There is little point in learning anything unless you know what it means. Without meaning for you, you won’t likely remember it. You certainly won’t be able to act on it successfully.
For some subjects meaning involves comparisons. For others experience alone serves.
Suppose I tell you it is minus 20 degrees celsius outside. If you live in northern Canada and it is January, you might say, “A beach day.” If you live in Ohio, you would likely refuse to go outside. If you live in Jamaica, you would have no idea what it means. I recall a Torontonian discussing the cold with a local person in the James Bay area of Canada. The temperature was -55. “Is that Celsius or Fahrenheit?” was the question. “Doesn’t matter.” was the reply.
You have to be there to understand that temperature. When people immigrate to Canada from a warm country they are surprised. When one from India was asked what they found different in Canada, one replied, “Cold means something different.”
Experience involves experiencing -doing. A highly skilled carpenter has much the same subject learning as a new apprentice. They can accomplish much more in a given time because they have done it before. They become faster and more precise. They know things not in the books. The rare exception. Ways to layout the work ahead. A better understanding of materials and their limits.
Tradespeople know little tricks that help them. My grandfather repaired machinery in a factory. He could judge 1/32 inch by eye. He knew how long his thumb joints were and its width at the knuckle and the narrower bone between. Strangely, his forefinger was almost exactly 4 inches long.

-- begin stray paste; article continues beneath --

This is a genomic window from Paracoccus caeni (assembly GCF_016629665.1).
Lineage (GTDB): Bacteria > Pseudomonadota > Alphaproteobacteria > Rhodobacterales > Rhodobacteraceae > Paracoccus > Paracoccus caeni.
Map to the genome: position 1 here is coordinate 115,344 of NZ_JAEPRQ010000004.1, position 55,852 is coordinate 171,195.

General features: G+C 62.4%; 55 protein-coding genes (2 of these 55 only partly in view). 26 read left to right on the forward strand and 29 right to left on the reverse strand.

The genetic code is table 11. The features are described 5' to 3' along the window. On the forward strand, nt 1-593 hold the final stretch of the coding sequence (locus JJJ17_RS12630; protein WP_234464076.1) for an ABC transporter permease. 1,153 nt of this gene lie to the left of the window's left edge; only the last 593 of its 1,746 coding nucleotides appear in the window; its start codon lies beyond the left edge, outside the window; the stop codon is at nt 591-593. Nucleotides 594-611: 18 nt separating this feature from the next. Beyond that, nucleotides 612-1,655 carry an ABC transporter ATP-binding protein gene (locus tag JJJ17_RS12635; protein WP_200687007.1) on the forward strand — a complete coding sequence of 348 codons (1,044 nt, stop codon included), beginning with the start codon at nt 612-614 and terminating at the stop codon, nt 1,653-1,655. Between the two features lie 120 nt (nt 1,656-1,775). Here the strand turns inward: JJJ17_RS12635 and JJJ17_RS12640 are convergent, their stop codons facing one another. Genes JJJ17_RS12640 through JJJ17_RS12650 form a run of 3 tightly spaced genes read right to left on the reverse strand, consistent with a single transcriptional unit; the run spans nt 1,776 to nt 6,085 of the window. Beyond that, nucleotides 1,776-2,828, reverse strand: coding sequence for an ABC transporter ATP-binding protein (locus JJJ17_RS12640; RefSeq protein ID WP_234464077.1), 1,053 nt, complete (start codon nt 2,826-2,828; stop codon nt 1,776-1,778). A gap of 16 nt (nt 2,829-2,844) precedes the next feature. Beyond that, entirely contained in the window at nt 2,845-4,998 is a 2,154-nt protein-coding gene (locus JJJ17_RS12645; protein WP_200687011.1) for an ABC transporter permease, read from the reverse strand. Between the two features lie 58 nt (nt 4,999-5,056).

Experienced people know what to ignore too. You can’t learn that with a book.
People take numbers particularly to have meaning. If they ever do, that’s the exception. Suppose I tell you that in the first few months of the pandemic, 10% of all healthcare workers left their job. Interesting, but what did you learn. If I told you 1.5 million left their job, do you think differently Knowing that there were almost 16.5 million to start is comparison information and makes the information change its meaning.
For more context, the number remaining was about the same as it was at the end of – which year? 2014 as it turns out.
As the number fits to context you know more about the question or opportunity.
In accounting or investing, all the value is comparison. Internally, externally and in time. Sales were $5,000,000 last quarter would be astounding for your corner variety store, horrendously bad for Walmart.
Context lets you judge meaning. No context – no meaning.